Data shows why the volcanic lightning storm from the Tonga eruption was unlike anything on record.
Volcanic eruptions tend to evoke images of flowing molten lava and giant ash plumes, but when an underwater volcano off Tonga began a major eruption on 13 January, it was accompanied by one of the largest volcanic lightning events ever recorded.
The surrounding islands in the Tonga archipelago in the South Pacific Ocean were completely engulfed in lightning at various stages of the eruption which lasted days.
“I can’t imagine what the people on the islands would have been going through, with a huge ash cloud overhead, a tsunami flooding everything they own, and cloud-to-ground lightning coming down around them. It must have felt apocalyptic,” said Chris Vagasky, a meteorologist at Vaisala, a Finland-based environmental technology company.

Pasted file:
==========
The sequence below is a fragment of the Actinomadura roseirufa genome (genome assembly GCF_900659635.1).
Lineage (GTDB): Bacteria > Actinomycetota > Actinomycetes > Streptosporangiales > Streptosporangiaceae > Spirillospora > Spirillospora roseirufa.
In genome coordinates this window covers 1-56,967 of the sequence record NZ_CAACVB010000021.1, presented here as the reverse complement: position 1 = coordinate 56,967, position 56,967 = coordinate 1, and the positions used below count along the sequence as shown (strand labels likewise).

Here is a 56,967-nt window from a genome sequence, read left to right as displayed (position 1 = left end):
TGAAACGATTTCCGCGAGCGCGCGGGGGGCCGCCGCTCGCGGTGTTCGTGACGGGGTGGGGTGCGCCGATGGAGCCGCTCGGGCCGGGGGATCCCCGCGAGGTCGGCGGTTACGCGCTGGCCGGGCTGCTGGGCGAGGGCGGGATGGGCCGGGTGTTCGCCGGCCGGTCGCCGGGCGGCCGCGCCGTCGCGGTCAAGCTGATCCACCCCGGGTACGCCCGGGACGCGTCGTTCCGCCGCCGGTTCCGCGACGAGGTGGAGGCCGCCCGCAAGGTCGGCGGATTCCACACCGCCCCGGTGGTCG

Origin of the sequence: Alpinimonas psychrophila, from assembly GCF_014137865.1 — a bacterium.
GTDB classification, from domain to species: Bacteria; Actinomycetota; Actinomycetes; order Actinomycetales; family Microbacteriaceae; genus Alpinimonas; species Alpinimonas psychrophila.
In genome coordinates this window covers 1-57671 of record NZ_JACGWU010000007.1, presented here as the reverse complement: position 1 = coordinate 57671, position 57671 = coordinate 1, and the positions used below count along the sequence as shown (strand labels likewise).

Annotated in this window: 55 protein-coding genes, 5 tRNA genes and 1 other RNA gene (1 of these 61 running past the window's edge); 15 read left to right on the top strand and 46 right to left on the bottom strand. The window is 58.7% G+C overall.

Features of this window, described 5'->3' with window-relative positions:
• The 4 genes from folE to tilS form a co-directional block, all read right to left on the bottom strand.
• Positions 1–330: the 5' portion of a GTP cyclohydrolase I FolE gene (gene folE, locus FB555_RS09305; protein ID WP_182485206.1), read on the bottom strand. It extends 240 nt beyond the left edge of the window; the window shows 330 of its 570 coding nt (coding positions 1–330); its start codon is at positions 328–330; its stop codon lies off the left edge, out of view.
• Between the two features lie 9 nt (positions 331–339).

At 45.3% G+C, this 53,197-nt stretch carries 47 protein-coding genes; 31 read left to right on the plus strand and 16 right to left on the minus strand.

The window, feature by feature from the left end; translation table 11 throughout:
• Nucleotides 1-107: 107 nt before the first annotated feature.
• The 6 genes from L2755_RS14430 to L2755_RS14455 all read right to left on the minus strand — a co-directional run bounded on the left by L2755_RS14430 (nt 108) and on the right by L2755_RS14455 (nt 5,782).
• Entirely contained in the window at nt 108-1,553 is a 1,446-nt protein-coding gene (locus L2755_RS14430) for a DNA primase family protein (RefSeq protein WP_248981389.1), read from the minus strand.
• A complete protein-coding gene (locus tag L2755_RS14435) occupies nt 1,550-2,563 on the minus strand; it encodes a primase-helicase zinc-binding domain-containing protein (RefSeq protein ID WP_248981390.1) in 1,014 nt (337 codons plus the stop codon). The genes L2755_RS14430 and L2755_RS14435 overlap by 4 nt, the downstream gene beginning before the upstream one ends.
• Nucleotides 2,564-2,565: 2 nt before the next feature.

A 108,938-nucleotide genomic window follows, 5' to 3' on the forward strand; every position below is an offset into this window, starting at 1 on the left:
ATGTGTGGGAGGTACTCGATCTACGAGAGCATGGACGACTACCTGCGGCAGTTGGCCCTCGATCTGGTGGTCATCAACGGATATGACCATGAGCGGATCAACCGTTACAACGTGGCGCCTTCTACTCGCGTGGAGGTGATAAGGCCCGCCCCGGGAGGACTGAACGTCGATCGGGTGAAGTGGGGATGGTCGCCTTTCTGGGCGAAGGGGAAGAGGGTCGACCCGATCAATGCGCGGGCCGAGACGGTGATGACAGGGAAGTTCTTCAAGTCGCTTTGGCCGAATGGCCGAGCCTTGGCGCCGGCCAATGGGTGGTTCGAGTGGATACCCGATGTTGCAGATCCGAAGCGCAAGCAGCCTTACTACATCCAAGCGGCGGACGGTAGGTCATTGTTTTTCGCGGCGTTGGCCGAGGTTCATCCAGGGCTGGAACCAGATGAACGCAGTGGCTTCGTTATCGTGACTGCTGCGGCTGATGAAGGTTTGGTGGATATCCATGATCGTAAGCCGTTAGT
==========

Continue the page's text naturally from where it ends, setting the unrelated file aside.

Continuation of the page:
The Hunga Tonga-Hunga Ha’apai volcanic island lies about 65 km (40 miles) north of Nuku’alofa, the capital of Tonga. Scientists said the volcano – which last experienced a major eruption in 2014 – had been puffing away for about a month before a series of blasts began on 13 Jan. Rising magma, superheated to around 1,000 degrees Celsius (1,832 Fahrenheit), then met with 20 degrees (68 Fahrenheit) seawater on 15 Jan, causing an instantaneous and massive explosion.
Scientists are still studying the behaviour of lightning. “One of the things that I’m really interested in looking at is the wave pattern in the lightning. As the eruption plume hit the stratosphere and spread outward, it appears to have created waves in the atmosphere,” said Vagasky.
Reuters used data from a ground-based global lightning detection network owned and operated by Vaisala, dubbed GLD360, to visualise the lightning activity during the eruption.